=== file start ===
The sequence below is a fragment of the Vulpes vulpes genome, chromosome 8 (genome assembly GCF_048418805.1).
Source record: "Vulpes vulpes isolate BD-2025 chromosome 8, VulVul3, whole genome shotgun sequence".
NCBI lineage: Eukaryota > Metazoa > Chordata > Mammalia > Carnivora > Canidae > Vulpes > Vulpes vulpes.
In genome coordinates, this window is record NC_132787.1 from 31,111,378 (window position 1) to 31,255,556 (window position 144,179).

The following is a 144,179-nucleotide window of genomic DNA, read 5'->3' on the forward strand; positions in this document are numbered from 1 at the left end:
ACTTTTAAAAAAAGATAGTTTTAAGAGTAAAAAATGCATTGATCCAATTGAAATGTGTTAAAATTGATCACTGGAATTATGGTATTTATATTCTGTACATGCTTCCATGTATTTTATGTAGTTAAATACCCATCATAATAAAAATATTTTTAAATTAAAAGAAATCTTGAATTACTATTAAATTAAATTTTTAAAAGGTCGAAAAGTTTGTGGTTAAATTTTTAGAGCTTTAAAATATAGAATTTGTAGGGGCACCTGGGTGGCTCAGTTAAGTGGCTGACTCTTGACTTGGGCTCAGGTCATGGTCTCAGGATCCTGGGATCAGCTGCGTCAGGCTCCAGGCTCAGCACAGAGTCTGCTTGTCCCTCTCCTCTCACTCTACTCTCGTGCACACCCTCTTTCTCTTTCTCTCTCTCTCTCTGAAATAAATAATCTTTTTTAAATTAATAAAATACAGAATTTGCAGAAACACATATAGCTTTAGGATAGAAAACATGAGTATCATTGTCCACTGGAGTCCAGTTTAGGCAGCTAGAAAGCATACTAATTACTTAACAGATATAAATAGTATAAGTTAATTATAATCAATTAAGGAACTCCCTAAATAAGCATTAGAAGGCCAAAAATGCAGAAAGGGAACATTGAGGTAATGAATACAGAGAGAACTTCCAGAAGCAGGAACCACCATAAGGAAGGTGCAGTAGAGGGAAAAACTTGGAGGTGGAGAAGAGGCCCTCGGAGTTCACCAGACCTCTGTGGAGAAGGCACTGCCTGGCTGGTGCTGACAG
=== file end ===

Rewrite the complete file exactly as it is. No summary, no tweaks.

The sequence below is a fragment of the Vulpes vulpes genome, chromosome 8 (genome assembly GCF_048418805.1).
Source record: "Vulpes vulpes isolate BD-2025 chromosome 8, VulVul3, whole genome shotgun sequence".
NCBI lineage: Eukaryota > Metazoa > Chordata > Mammalia > Carnivora > Canidae > Vulpes > Vulpes vulpes.
In genome coordinates, this window is record NC_132787.1 from 31,111,378 (window position 1) to 31,255,556 (window position 144,179).

The following is a 144,179-nucleotide window of genomic DNA, read 5'->3' on the forward strand; positions in this document are numbered from 1 at the left end:
ACTTTTAAAAAAAGATAGTTTTAAGAGTAAAAAATGCATTGATCCAATTGAAATGTGTTAAAATTGATCACTGGAATTATGGTATTTATATTCTGTACATGCTTCCATGTATTTTATGTAGTTAAATACCCATCATAATAAAAATATTTTTAAATTAAAAGAAATCTTGAATTACTATTAAATTAAATTTTTAAAAGGTCGAAAAGTTTGTGGTTAAATTTTTAGAGCTTTAAAATATAGAATTTGTAGGGGCACCTGGGTGGCTCAGTTAAGTGGCTGACTCTTGACTTGGGCTCAGGTCATGGTCTCAGGATCCTGGGATCAGCTGCGTCAGGCTCCAGGCTCAGCACAGAGTCTGCTTGTCCCTCTCCTCTCACTCTACTCTCGTGCACACCCTCTTTCTCTTTCTCTCTCTCTCTCTGAAATAAATAATCTTTTTTAAATTAATAAAATACAGAATTTGCAGAAACACATATAGCTTTAGGATAGAAAACATGAGTATCATTGTCCACTGGAGTCCAGTTTAGGCAGCTAGAAAGCATACTAATTACTTAACAGATATAAATAGTATAAGTTAATTATAATCAATTAAGGAACTCCCTAAATAAGCATTAGAAGGCCAAAAATGCAGAAAGGGAACATTGAGGTAATGAATACAGAGAGAACTTCCAGAAGCAGGAACCACCATAAGGAAGGTGCAGTAGAGGGAAAAACTTGGAGGTGGAGAAGAGGCCCTCGGAGTTCACCAGACCTCTGTGGAGAAGGCACTGCCTGGCTGGTGCTGACAG